A detailed look at the job script

In order to understand job scripts let's look again at an extended example, this time with line numbers:

1 #!/bin/bash --login
2 #$ -cwd
3 #$ -N hello_world
4 #$ -j y
5 #$ -o hello_world.out
6 #$ -l h_rt=120000
7 #$ -l mem_free=4G
8 #$ -m e
9 #$ -M meine.mail@adresse

10 echo "Hello world!"

The scripts consists of three parts: the hashbang (line 1), the header (lines 2-9) and the actual script (from line 10 on).

The hashbang determines (like in other Unix shell scripts) which interpreter the script should be executed with. In this example it's the "bash"-Shell.
One could use other scripting languages like csh, perl or python by specifying their path on line 1.
For scripts executed with 'bash' it's advisable to add the '--login' option due to the way the bash-shell reads initialization files.

Lines beginning with '#$' are interpreted by the batch system and are scanned for embedded options. The option '-cwd' on line 2, for instance, specifies that the jobs is to be started in the directory from which the job was submitted.

The name of the job is specified by the '-N' option (line 3). It appears for instance in the output of the 'qstat' command.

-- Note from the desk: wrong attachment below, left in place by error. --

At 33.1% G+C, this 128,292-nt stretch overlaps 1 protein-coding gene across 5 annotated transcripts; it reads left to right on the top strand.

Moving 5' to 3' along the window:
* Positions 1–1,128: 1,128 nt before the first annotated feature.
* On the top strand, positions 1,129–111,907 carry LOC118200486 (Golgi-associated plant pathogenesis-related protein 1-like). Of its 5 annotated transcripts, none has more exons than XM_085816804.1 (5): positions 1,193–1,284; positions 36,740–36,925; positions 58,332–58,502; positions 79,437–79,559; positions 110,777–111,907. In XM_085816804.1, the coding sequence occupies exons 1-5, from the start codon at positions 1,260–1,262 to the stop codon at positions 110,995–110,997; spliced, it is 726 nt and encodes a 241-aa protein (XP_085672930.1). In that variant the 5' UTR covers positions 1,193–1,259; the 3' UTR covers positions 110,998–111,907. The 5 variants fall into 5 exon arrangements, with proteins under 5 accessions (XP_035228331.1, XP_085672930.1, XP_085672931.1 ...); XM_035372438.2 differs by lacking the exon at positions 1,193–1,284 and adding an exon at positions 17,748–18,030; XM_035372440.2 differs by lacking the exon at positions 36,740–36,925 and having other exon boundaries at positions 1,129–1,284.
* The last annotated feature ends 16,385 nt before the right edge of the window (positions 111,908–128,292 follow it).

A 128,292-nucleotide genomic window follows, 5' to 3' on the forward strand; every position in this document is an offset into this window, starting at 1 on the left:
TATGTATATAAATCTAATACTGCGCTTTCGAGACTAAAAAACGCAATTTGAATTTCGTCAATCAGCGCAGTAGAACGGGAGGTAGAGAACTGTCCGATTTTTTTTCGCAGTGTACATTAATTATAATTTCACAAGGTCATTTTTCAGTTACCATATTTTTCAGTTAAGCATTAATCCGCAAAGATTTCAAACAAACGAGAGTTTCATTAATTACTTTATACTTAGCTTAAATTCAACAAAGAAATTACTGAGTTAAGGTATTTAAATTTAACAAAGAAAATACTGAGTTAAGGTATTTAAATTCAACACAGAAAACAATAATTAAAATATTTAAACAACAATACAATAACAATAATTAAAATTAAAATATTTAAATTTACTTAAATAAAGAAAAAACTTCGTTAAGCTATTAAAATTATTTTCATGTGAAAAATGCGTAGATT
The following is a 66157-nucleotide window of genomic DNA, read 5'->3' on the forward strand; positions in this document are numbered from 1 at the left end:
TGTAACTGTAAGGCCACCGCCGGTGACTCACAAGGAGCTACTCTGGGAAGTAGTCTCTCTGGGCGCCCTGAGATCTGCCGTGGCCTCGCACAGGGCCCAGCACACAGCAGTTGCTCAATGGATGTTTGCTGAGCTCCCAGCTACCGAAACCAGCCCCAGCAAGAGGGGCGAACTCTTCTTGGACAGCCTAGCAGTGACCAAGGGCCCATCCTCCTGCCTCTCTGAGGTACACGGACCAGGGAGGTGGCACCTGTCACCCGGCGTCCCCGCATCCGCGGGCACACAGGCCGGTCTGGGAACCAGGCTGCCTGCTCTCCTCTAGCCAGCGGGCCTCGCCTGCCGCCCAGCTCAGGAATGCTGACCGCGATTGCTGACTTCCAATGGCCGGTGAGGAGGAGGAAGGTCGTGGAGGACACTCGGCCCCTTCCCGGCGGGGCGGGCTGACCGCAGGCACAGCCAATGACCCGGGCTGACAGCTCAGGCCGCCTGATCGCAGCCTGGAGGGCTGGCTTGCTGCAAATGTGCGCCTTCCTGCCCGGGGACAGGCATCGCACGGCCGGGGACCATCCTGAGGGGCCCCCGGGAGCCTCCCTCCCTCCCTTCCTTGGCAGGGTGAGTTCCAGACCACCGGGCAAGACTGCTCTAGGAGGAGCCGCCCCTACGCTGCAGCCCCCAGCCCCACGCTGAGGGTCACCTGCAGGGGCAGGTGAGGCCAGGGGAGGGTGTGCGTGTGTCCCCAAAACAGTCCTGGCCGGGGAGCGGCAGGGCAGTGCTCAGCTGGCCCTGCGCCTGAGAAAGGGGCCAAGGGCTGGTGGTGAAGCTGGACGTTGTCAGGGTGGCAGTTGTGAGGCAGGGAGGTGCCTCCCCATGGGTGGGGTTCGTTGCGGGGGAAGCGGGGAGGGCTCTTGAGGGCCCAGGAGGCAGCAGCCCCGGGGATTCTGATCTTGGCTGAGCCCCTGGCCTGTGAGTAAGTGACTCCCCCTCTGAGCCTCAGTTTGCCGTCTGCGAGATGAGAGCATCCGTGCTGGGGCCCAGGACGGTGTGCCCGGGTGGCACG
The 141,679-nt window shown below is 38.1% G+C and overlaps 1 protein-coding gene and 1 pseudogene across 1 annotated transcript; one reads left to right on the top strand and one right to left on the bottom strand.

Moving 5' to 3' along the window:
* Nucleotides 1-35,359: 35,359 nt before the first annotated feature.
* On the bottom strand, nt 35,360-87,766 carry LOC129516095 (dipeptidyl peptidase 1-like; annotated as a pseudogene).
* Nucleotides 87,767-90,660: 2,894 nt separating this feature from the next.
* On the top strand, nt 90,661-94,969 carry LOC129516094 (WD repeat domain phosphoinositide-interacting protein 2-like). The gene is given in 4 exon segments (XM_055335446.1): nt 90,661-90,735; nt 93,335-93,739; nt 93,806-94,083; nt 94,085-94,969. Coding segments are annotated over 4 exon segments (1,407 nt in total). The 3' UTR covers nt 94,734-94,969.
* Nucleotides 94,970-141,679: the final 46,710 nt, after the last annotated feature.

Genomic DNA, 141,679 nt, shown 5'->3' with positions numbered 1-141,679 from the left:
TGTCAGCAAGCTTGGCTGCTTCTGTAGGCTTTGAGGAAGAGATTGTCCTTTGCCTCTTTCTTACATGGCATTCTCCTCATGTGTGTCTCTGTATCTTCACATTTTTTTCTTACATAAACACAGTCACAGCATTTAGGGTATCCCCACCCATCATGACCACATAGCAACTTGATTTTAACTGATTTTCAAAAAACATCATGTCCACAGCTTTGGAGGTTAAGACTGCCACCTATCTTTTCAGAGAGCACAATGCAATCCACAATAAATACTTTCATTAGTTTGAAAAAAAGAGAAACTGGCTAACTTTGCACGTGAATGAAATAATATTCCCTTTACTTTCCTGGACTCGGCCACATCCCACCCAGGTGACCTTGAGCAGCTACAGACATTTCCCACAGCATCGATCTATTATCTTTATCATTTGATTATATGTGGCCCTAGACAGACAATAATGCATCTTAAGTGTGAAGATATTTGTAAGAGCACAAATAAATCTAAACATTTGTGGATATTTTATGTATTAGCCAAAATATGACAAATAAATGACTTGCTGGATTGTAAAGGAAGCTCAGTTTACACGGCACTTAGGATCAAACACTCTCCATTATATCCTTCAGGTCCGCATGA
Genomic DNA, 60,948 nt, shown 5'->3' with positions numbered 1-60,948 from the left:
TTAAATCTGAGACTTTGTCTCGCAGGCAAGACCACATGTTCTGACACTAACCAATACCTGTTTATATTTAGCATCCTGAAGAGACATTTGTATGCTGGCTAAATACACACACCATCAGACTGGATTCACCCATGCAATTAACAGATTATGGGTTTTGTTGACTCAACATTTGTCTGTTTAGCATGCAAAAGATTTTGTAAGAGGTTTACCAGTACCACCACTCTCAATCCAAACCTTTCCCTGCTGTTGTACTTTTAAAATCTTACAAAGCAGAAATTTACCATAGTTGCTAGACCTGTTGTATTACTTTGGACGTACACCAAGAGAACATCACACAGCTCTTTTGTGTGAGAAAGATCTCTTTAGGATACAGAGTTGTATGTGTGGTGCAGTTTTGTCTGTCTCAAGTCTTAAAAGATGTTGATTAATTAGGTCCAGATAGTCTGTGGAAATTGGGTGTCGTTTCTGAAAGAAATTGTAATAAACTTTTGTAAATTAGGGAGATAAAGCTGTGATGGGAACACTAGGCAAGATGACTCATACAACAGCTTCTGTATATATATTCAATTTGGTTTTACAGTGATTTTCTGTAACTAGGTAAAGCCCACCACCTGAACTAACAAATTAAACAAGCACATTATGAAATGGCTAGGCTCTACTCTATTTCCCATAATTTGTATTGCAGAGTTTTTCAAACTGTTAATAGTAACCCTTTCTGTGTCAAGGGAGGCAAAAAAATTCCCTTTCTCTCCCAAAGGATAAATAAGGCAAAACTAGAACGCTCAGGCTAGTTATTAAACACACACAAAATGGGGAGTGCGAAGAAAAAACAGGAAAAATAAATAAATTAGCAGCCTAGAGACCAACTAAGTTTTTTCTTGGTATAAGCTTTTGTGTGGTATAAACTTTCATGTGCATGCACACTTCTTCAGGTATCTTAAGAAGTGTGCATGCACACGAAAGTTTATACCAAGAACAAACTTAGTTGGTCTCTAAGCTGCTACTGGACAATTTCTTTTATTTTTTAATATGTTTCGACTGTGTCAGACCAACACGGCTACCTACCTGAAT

The '-j y' option (line 4) requests that output to both stdout and stderr should be written to the same output file, the name of which is given by the '-o' option (line 5).

The option '-l'  (lines 6 and 7) describe resource requests and can appear multiple times. For a job to start, all such requests must be met. A job may wait indefinitely if not.
The resource 'h_rt'  on line 6 gives an upper limit for the run time of the job (in seconds) after which the job will be terminated by the batch system. 'h_rt' should always be specified for any jobs other than really short test jobs as the default is currenty 10 minutes. Currently, the maximum run time is 792000 seconds (= 220 hours). Jobs with shorter runtime are likely to start sooner.

mem_free declares the estimated upper limit of the required memory.

Further options can be found on the man page of the 'qsub' command.